Tarzan and the Forbidden City

Chapter 24

Edgar Rice Burroughs


TARZAN and Herkuf followed the dark passageway and the winding stairs down to the lava slab that closed the secret doorway leading to the corridor they must follow beneath the lake to reach the temple.

“Here we are,” said Herkuf. “If the gods are with us, we shall soon be in Brulor’s room behind the throne. I’ll attend to him, you get the casket. I have waited years for such an opportunity to avenge Chon, the true god, and make Brulor pay for the indignities and torture he imposed upon me. I see now how I have lived through all that I have lived through. It was for this hour. If we fail, it will mean death; but if we fail I shall welcome death.”

Beyond the lava slab a group of Asharian warriors, their short spears ready, awaited them, for the sentinel priest had done his duty well.

“They must be close,” said the leader of the warriors. “Be ready! but do not forget that it is the Queen’s command that we take them alive for torture before death.”

“I should hate to be Herkuf when Brulor gets him back in his cage,” said a warrior.

“And that wild man,” said another. “It was he who killed so many of our warriors that night in the tunnel. I should hate to be the wild man when Atka gets him.”

The lava slab was thick, and it was skillfully fitted in the aperture; so the voices of the whispering warriors did not reach the ears of the two upon the other side of it. Ignorant of the trap into which they were walking, they paused for a moment while Herkuf groped for the knob which would open the door.

And while they paused upon the brink of disaster, another detail of warriors crept up upon the unsuspecting four who were waiting at the entrance to the secret passageway, ignorant of the imminent peril that hovered just above them among the boulders of the hillside.

“At last, darling,” said d’Arnot, “I can see a ray of hope. Herkuf knows the customs of the temple, and before the inmates leave their apartments again he and Tarzan will be back with Brulor and the accursed Father of Diamonds.”

“I have grown to hate the very name of the thing,” said the girl. “There surely must be a curse upon it and everything connected with it. I feel that so strongly that I can’t believe it possible that it is going to be the means of releasing Dad and Magra. Something will happen to turn success into failure.”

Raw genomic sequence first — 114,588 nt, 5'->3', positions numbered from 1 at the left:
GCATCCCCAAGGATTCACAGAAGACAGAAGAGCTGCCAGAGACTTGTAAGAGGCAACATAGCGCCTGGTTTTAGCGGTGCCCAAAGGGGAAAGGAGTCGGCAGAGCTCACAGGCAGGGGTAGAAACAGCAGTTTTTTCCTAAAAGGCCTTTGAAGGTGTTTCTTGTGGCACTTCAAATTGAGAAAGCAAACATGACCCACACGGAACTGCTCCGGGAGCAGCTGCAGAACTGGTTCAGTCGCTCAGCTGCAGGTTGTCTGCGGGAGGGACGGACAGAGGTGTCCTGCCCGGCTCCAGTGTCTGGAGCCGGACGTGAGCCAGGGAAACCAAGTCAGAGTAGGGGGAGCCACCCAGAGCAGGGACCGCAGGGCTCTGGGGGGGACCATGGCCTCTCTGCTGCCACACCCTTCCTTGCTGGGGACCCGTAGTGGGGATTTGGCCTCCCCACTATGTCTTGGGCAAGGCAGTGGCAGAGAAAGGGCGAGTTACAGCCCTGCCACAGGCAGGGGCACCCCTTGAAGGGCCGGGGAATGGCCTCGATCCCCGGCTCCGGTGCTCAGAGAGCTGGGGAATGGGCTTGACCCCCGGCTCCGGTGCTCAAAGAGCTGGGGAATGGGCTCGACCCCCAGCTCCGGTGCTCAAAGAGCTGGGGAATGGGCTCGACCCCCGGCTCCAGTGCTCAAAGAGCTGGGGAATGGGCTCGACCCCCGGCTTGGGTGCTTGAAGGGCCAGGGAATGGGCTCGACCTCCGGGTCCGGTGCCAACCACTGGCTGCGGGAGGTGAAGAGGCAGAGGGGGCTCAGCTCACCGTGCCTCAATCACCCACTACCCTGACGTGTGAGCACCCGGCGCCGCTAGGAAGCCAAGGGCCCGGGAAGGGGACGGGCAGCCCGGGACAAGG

“I don’t wonder you’re pessimistic and skeptical, but this time I’m sure you’re wrong.”

“I certainly hope so. I don’t know when I’ve ever so wanted to be wrong.”

Lavac and Brian were sitting on the ground a few paces from Helen and d’Arnot, the former with his back toward them that he might not see the little intimacies that still hurt him so sorely notwithstanding his honest intention to give up all hope of winning the girl. He was facing up the slope of the rocky hillside above which towered the stupendous rampart of Tuen-Baka, and so it was he who first saw the Asharian warriors as they broke cover and started down toward their quarry. As he leaped to his feet with a cry of warning, the others turned; and in the instant their hopes came rumbling about their heads like a house of match wood. The Asharians were yelling triumphantly now, as they charged down the hill, brandishing their short spears. The three men might have put up a battle even against these terrific odds, futile as it would have been, had they not feared for the safety of the girl should they invite the Asharians to hurl their spears; so they stood in silence while the warriors surrounded them, and a moment later they were being herded down toward the nearest city gate.

“You were right, after all,” said d’Arnot.

“Yes,” she replied, dejectedly; “the curse of the diamond is still on us. Oh, Paul, I’d rather die than go back to that awful place! This time there will be no hope for us, and what I dread most is that they will not kill me.”

As the four prisoners were being marched down to the city, Herkuf pulled the lava slab toward him; and the two men stepped into the trap that had been laid for them. They hadn’t a chance, not even the mighty ape-man, for the Asharians had planned well. As they stepped from the mouth of the passageway, two warriors, crouching low, seized them around their ankles and tripped them; and, as they fell, a dozen others swarmed upon them, slipping nooses about their ankles and wrists.

“You knew we were coming?” Herkuf asked one of the warriors, as they were being led along the corridor toward the temple.

“Certainly,” replied the man. “A sentry has been watching above the city, for Atka thought that you might come back to Ashair to steal a galley. It was the only way that the strangers could escape from Tuen-Baka. It would have been better had you stayed in your cage, Herkuf, for now Brulor will have you tortured; and you know what that means.”